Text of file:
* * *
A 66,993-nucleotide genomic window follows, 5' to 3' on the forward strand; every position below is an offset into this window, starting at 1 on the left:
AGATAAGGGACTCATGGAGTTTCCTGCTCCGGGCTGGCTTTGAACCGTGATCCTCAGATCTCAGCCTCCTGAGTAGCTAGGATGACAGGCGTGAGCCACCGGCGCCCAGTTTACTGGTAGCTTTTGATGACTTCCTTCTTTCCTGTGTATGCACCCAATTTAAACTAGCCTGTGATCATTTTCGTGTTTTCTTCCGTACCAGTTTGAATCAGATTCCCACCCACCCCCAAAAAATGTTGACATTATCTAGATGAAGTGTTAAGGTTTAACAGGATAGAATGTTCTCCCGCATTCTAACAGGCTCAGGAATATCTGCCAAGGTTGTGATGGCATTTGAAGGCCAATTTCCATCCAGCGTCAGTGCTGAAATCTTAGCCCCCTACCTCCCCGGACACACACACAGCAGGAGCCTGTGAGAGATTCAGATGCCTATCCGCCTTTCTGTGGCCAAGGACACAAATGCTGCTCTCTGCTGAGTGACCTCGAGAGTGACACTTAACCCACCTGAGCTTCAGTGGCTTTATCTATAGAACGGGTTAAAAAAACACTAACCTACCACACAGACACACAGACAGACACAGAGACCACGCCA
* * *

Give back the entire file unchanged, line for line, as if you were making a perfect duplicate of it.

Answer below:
A 66,993-nucleotide genomic window follows, 5' to 3' on the forward strand; every position below is an offset into this window, starting at 1 on the left:
AGATAAGGGACTCATGGAGTTTCCTGCTCCGGGCTGGCTTTGAACCGTGATCCTCAGATCTCAGCCTCCTGAGTAGCTAGGATGACAGGCGTGAGCCACCGGCGCCCAGTTTACTGGTAGCTTTTGATGACTTCCTTCTTTCCTGTGTATGCACCCAATTTAAACTAGCCTGTGATCATTTTCGTGTTTTCTTCCGTACCAGTTTGAATCAGATTCCCACCCACCCCCAAAAAATGTTGACATTATCTAGATGAAGTGTTAAGGTTTAACAGGATAGAATGTTCTCCCGCATTCTAACAGGCTCAGGAATATCTGCCAAGGTTGTGATGGCATTTGAAGGCCAATTTCCATCCAGCGTCAGTGCTGAAATCTTAGCCCCCTACCTCCCCGGACACACACACAGCAGGAGCCTGTGAGAGATTCAGATGCCTATCCGCCTTTCTGTGGCCAAGGACACAAATGCTGCTCTCTGCTGAGTGACCTCGAGAGTGACACTTAACCCACCTGAGCTTCAGTGGCTTTATCTATAGAACGGGTTAAAAAAACACTAACCTACCACACAGACACACAGACAGACACAGAGACCACGCCA